SEEING NEWNAN

SEEING NEWNAN

Description

In April, 2018, Newnan, Georgia, was in the national news when Neo-Nazis held a rally there against citizens’ wishes. One year later, Newnan makes news again when Mary Beth Meehan hangs her massive yet intimate portraits on the streets of the city’s downtown.

In 2016, photographer Meehan was invited to a two-week artist’s residency in the town an hour south of Atlanta. She spent the next two years working to understand Newnan’s history and people through a process of collaborative portraiture, photographing and hearing the stories of numerous residents.

Meehan’s photographs include members of the white, black, Latino, Muslim, wealthy, and working-class communities – a mix of everyday people. As the massive portraits were being installed in Spring of 2019 on the outside walls of buildings, conversation and controversy erupted – among neighbors and on social media – about Who Represents Newnan.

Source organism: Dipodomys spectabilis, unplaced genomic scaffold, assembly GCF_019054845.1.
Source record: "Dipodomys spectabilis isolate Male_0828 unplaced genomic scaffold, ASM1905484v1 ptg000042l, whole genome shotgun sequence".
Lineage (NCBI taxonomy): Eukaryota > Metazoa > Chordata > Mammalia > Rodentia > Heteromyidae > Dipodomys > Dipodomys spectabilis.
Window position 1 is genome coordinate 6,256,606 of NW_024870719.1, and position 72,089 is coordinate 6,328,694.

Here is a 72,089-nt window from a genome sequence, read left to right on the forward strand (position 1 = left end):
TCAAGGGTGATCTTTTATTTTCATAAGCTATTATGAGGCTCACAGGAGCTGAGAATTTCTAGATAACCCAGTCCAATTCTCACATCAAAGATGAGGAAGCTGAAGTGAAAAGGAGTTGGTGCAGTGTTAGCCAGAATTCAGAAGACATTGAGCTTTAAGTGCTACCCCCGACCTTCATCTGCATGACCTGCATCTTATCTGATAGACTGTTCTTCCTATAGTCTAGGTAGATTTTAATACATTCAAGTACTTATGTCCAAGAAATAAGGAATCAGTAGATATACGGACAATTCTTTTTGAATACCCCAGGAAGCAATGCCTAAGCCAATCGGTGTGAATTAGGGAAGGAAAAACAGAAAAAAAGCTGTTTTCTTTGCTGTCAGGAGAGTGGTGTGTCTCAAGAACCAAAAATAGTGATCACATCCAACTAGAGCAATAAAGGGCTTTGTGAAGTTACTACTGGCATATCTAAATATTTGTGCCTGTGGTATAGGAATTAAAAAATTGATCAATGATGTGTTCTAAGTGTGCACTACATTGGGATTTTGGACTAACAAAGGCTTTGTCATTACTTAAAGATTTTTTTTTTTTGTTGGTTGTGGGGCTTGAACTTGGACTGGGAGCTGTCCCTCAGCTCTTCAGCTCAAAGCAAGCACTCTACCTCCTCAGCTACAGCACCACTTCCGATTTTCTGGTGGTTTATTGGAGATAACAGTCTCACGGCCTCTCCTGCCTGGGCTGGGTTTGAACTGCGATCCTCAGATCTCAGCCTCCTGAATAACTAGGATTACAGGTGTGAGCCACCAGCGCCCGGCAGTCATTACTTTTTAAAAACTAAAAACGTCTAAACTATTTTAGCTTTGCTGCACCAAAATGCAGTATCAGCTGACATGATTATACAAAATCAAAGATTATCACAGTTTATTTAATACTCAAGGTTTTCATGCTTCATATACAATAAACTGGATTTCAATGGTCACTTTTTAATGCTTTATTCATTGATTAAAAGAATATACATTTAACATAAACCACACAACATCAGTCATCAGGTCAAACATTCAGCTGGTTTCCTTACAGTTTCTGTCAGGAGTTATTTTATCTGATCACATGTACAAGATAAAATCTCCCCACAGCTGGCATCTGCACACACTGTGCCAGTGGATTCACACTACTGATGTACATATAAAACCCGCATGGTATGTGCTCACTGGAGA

By exhibiting her intimate portraits on a celebrity scale, Meehan has jolted people to examine their preconceptions. The installation will remain in place for one year, providing a springboard for public engagement and serious dialogue – which has already begun. Newnanites are deciding what matters most to them about such issues as race, religion, ethnicity, inclusiveness and diversity. Meehan has previously won accolades as a civic portraitist. Her blog “ReSeeing” will explore her process in Newnan.

View the complete portfolio of images at: www.marybethmeehan.com/newnan

Installation views will be posted as they go up at: www.marybethmeehan.com/newnan-installation

ReSeeing, the blog, will be available beginning in May, 2019

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